Ease yourself into riding. Apart from drowning while swimming, crashing on your bike is the next biggest risk. Fatigue can be a major contributing factor to accidents, so make sure you're pushing yourself intelligently. Take breaks as needed, and allow your body time to adapt to the prolonged, bent forward positions that you’ll end up in while cycling.

What Is the Best Bike for a Beginner Triathlete?

This is one of the most common questions we get for people new to triathlon. The answer is not too complicated. A road bike is ideal. But it doesn’t have to be fancy (they can go for tens of thousands of dollars). It doesn’t have to be new. It just has to work. Don’t break the bank up front, find something you can afford that hits the sweet spot between modernity and function.

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Running for Beginner Triathletes

Most injuries in triathlon happen while running. It’s the hardest on the body and always positioned last in a race; a sinister combination. To combat the high rate of injury, we have to make sure our fitness is top-notch for the type of triathlon we’re preparing for. For each event (swim, bike, run), we should easily be able to accomplish the distances prescribed in the race.

If you don’t have prior experience as a runner, you have to be very cautious with how you build up your volume. It doesn’t take much to strain your calf, pull a hamstring, or develop conditions like plantar fasciitis. It is generally recommended that your volume never exceeds 10% from the previous week. This gives the body time to adapt to all of the new stress.

An important note for running (and for all endurance sports, in general), is to pay close attention to the sensations you feel while training. Because of the repetition, something that starts out small can quickly turn into something big and hard to recover from. If you feel a small twinge or like something isn’t quite right, consider backing off for the day and trying again tomorrow.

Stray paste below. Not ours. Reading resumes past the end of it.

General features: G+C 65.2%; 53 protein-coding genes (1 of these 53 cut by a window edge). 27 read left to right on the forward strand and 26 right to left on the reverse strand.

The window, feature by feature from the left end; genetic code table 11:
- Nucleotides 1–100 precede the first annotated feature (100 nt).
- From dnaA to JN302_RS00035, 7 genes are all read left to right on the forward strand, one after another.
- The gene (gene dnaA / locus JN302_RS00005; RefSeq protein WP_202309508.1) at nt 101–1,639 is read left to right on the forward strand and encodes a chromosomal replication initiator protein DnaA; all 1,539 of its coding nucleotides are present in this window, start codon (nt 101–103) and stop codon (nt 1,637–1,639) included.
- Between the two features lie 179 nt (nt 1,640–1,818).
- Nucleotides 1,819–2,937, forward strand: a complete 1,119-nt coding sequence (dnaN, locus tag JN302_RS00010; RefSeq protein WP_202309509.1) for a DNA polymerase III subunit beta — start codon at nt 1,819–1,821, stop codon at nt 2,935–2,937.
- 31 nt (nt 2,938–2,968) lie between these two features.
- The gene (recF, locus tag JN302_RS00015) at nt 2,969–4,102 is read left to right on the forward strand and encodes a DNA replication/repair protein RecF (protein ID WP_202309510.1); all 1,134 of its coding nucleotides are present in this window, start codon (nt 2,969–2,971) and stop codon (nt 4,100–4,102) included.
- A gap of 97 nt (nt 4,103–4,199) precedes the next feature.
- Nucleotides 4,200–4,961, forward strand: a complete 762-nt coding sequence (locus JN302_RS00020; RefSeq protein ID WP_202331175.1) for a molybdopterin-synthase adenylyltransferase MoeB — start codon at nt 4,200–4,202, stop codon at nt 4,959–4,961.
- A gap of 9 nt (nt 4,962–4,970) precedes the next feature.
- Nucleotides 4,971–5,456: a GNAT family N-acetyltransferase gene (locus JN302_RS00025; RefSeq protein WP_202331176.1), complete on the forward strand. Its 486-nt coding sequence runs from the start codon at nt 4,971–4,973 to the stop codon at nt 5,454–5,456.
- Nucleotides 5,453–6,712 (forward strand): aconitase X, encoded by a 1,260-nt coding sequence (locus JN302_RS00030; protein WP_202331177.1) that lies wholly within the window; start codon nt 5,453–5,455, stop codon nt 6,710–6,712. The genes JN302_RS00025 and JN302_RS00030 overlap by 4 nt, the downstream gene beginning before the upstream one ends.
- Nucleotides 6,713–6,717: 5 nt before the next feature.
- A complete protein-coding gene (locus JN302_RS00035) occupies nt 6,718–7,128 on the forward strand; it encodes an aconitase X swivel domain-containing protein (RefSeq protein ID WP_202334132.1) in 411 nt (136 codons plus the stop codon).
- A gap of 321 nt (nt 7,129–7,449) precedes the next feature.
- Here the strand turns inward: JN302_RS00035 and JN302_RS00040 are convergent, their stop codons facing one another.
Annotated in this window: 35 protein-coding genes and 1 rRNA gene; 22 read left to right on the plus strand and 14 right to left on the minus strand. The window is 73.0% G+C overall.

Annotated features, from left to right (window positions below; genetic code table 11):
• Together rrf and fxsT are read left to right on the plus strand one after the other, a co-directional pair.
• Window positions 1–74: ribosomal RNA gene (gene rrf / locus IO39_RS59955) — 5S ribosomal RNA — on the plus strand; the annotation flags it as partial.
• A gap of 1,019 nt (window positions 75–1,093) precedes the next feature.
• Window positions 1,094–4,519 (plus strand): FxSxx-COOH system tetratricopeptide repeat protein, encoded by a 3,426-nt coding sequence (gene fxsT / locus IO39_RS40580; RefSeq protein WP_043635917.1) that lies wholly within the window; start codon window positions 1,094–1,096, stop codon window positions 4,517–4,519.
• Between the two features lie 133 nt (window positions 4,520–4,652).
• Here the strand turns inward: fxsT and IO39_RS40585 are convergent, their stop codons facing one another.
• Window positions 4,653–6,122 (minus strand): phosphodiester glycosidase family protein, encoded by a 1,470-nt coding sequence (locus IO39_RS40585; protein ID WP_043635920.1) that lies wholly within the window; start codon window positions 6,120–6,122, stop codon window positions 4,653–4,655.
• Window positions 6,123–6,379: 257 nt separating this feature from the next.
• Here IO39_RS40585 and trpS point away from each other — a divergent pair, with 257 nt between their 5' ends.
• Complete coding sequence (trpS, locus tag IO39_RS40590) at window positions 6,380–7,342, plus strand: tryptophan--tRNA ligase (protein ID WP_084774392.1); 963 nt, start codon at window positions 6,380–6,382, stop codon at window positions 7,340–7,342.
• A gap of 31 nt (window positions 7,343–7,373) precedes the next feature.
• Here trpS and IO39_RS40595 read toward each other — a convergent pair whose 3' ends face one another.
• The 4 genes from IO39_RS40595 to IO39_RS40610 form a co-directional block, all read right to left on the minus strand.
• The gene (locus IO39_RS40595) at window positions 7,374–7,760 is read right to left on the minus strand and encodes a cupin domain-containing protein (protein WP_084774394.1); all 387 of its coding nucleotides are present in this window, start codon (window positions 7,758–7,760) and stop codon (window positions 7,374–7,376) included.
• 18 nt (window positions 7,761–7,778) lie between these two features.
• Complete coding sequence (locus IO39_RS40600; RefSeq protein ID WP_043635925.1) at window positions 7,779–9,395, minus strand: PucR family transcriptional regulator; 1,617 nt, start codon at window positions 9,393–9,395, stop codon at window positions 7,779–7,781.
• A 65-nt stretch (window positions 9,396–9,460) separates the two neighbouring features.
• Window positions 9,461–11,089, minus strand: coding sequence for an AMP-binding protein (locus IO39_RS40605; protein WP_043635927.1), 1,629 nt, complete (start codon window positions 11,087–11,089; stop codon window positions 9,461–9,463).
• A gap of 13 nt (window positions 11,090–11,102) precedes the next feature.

How Often Should I Run Each Week?

As a beginner triathlete, building a consistent running practice into your routine is important. It is recommended that you try to get out for a run 2-3 times a week. An ideal approach in the beginning is to do 2 short runs and 1 longer run each week. Modify the distances based on your experience and fitness. Warm up. If you’re new, you can combine running/walking to start with.

Strength, Stretching & Mobility for Beginner Triathletes

Preventing and avoiding injury is one of the biggest concerns when starting out in triathlon. With all of the volume and repetitive movements, the likelihood of developing a muscle imbalance and/or overuse injury is increased. To help protect yourself against such things, it’s important that you include supplementary strength, stretching and mobility training in your program.

We made Dynamic Triathlete for exactly that purpose. Our platform has hundreds of HD streamed follow-along routines led by world class coaches and trusted by triathletes across the globe. If you want to take the guesswork out of your training and workout like a pro, sign up for a 7-day free trial with us today by clicking here.

While we haven’t covered everything, we hope this article gives you a good foundation to begin working from. If you have any questions about starting your training as a beginner triathlete, send us an email at [email protected] and we’ll be happy to help you along on your journey! 

Written by Eric Lister – Certified Personal Trainer & Corrective Exercise Specialist